Exercise. For some it’s a word that doesn’t invoke much joy. This can be especially true for older adults with chronic illnesses that make physical activity difficult. However, exercise is an important part of staying in good health. If the thought of exercise makes your aging relative cringe, there’s good news! A new study shows that even a little exercise can make a difference in lowering the risk of death from multiple causes.
About the Study
The study was a collaborative effort between researchers in the United States and China. There were 88,140 people aged 40 and older involved. The participants had responded to yearly surveys called the National Health Interview Surveys. The data was from 1997-2008. In addition to information gathered using the surveys, they also obtained data from national death registers through the year 2011. By comparing the data from these two sources, researchers determined:
- When compared to inactive people, those who did just 10-59 minutes of leisurely activity (gardening, dancing, walking, etc.) per week lowered their risk of death by 18 percent.
- Engaging in 150-299 minutes of moderate activity resulted in a 31 percent decrease in risk.
- 1,500 minutes or more of leisurely activity yielded a 46 percent reduced risk of death.
- More than 1,500 minutes of activity did not provide much more of a benefit.
The results of the study are significant because they show the importance of even small amounts of exercise to overall health. The support helping your aging relative to be even a little more active than they currently are.
Small Spurts Count Toward the Big Goal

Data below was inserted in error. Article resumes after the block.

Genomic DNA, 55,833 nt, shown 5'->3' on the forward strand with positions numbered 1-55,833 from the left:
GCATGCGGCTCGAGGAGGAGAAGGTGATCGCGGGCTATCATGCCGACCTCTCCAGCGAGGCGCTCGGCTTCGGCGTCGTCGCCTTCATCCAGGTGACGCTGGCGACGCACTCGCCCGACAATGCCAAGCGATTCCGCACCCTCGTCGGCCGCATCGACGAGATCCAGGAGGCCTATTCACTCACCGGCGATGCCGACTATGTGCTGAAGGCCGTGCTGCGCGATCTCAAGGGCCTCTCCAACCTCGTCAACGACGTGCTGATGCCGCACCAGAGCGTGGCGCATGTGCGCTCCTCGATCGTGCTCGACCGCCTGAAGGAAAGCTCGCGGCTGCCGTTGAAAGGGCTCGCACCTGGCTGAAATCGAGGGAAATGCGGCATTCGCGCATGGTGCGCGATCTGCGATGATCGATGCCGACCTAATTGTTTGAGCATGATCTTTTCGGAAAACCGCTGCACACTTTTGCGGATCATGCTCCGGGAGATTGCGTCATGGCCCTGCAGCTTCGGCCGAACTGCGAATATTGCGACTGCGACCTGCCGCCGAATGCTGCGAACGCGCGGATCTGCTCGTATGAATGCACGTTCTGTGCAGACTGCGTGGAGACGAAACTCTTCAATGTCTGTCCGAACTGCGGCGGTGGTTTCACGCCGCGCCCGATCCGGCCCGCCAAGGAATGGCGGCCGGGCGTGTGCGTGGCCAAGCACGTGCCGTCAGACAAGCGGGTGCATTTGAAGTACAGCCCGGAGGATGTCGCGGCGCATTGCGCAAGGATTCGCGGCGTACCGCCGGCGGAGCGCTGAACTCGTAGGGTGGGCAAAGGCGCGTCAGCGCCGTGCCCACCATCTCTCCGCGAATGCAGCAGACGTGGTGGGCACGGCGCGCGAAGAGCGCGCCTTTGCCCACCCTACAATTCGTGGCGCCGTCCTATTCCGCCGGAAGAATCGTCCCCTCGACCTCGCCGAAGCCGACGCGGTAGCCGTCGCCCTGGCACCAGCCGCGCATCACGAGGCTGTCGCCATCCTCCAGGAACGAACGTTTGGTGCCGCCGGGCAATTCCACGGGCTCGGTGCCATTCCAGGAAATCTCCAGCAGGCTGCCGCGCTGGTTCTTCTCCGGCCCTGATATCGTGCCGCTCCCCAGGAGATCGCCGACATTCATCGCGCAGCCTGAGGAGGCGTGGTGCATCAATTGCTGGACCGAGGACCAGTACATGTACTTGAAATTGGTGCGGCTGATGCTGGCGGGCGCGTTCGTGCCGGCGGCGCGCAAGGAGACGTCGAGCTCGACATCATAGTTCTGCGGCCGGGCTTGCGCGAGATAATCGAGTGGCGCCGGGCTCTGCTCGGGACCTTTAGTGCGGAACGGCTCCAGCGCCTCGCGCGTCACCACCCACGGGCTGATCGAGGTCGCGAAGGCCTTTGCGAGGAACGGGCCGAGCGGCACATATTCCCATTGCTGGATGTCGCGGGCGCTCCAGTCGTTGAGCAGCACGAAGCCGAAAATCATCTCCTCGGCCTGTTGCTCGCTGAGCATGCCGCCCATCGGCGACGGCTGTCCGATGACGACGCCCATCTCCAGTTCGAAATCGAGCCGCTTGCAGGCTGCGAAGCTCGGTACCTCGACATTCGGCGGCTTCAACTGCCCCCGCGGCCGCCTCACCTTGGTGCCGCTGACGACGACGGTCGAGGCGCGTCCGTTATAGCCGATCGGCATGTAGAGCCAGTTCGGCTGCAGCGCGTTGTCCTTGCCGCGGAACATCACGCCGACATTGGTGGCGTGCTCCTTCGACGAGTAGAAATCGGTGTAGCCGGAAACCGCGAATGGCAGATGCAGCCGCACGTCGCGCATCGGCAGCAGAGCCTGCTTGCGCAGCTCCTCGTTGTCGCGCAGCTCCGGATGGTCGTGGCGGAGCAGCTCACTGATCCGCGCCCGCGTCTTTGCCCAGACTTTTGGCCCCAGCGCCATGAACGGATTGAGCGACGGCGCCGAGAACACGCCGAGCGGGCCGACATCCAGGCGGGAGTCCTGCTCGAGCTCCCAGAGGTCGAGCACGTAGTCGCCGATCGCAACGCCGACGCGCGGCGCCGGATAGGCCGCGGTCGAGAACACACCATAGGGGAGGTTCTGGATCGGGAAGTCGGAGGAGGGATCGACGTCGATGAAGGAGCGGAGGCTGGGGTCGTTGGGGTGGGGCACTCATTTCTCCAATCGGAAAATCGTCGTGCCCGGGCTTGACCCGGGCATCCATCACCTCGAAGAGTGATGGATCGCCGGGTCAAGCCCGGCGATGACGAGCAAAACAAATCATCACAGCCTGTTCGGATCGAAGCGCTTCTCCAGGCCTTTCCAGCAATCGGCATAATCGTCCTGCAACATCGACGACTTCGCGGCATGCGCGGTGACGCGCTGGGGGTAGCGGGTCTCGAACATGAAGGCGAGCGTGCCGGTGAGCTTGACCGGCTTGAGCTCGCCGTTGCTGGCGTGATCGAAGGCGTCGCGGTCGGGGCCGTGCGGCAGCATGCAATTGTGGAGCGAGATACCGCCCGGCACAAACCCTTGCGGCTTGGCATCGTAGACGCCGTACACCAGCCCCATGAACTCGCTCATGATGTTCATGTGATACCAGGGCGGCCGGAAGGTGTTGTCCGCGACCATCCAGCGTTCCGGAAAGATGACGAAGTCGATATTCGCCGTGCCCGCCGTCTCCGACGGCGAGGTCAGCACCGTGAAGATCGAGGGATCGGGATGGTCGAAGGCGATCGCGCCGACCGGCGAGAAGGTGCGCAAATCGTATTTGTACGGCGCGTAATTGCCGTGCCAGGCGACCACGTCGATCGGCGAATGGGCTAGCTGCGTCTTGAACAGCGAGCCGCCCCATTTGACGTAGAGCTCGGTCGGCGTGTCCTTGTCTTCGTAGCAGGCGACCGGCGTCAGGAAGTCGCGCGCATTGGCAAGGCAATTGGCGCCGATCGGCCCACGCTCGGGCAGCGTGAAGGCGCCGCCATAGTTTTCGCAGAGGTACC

The minimum recommended amount of exercise per week for older adults is a total of 2 hours and 30 minutes. According to current national guidelines regarding exercise, even 10 minutes of activity at a time counts toward that goal. That’s good news for seniors because it means they don’t have to overexert themselves to complete an hour workout to get the benefits. Instead, they can exercise for 10 minutes three times a day with periods of rest in between.
- Senior care can help your aging relative to exercise in 10-minute spurts. Some ideas for short exercise activities a senior care provider can do with older adults are:
- Going for a walk around the block.
- Dancing around the living room.
- Playing an active video game.
- Throwing a ball for the dog.
Senior care providers can also help older adults to exercise in longer segments. If your older family member is interested in taking a fitness class or swimming at the local pool, a senior care provider can drive them to the facility. Senior care providers can also monitor older adults while they exercise at home to make sure they stay safe.
If you or an aging loved one are considering senior care in Laurel, MT, please contact the caring staff at SYNERGY HomeCare Billings today at 406-839-2390.